These Are the Must-See Central American Movies at Ícaro New York

Lead Photo: 'Abrazame como antes' Courtesy of the Costa Rica Festival Internacional de Cine
'Abrazame como antes' Courtesy of the Costa Rica Festival Internacional de Cine
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Those keeping an eye on Central American cinema know that something’s up. Quietly but surely, local film industries have begun supporting their filmmakers while film festivals in the area have found ways of championing the work being produced there. To remind us of the strong work coming out of the region, the Ícaro Central American Film Festival comes back to New York for its sixth year. About the festival, Diana Vargas, director of Ícaro New York says: “Held annually in Guatemala for the past 19 years, Icaro Film Festival has served as a storytelling platform for young and emerging filmmakers hailing from the seven countries that make up the region of Central America. It has given them the opportunity to build their audiences and strengthen the region’s presence in major film festivals around the world. Thanks to this partnership these stories will once again be told to and in New York.” Here are a few highlights from the New York program.

Opening the fest is Jürgen Ureña’s neon-hued nightlife flick Abrázame como antes (Hold Me Like Before). Based on his short film Paso en Falso, this drama follows a group of prostitutes in San José (think Tangerine, only more fantastical and experimental – and scored, as its title suggests, with boleros). Many of Ureña’s main characters are played by trans actresses whom he collaborated with to make this streetwalkers’ tale all the more authentic.

Elsewhere in the fest, you will also be able to catch the Panama-produced mixed-martial arts fighting flick, Kimura which has a plot worthy of any Rocky sequel. When Armando returns to Panama looking for forgiveness, he finds his hometown has changed. Not only has his father died but the academy he owned is almost bankrupt. So he decides to start training to participate in the well known mixed martial arts tournament called Kimura. He discovers that his brother is also competing, forcing the siblings to resolve their differences in the ring.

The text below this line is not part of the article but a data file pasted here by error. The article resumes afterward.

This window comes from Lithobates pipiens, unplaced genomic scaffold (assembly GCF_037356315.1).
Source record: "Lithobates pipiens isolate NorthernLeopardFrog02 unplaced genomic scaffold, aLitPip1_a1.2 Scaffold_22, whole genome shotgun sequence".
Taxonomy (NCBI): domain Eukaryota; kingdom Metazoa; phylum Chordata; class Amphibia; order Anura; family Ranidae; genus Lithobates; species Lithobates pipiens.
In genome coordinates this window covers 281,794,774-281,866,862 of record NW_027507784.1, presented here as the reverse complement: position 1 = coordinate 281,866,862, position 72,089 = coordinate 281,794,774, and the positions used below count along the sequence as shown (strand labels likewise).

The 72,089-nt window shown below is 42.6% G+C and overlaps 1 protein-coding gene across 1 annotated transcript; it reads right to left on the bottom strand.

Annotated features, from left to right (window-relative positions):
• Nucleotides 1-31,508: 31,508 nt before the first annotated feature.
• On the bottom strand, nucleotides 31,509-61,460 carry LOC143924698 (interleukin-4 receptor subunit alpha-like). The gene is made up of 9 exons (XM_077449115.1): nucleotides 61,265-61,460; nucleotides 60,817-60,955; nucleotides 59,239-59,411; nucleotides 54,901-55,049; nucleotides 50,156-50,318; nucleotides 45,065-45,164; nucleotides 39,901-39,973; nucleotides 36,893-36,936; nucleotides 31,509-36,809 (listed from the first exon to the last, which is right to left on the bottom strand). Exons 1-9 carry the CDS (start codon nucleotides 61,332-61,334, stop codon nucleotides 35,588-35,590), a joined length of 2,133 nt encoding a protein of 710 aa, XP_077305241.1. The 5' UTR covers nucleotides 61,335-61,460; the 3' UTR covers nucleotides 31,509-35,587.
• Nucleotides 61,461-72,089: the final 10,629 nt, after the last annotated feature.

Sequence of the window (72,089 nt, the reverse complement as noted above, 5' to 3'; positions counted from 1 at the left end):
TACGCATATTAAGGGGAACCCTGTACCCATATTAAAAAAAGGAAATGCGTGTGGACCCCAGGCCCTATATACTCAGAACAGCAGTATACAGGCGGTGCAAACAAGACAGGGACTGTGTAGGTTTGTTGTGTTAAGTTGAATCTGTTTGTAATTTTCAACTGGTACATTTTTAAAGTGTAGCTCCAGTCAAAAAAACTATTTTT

For those looking for some nonfiction offerings there are two documentaries unearthing some of the region’s most brutal recent histories. El Buen Cristiano (The Good Christian) centers on the genocide trials of Jose former Guatemalan army leader Efrain Rios Montt, who’s accused of massacring thousands of Mayan Ixiles while Los ofendidos (The Offended) chronicles stories from many of those who were captured and tortured during El Salvador’s civil war. Worth noting: both keenly observed docs are directed by female filmmakers.

Closing the program is a black-and-white film set in New York about a wannabe poet and jack-of-all-trades dilettante who earns his living as a cat-sitter. And with a title like Amores Gatos, this “what else could possibly go wrong tonight?” tragicomedy directed by Juanma Calderon feels like an apt cross-cultural project with which to wrap this Central American showcase. If any of these projects strike your fancy, remember that all screenings at the Instituto Cervantes New York are free and open to the public. You can peruse the entire lineup on the fest’s Facebook page.

The sixth annual Icaro Central American Film Festival New York runs September 27 – 29, 2017.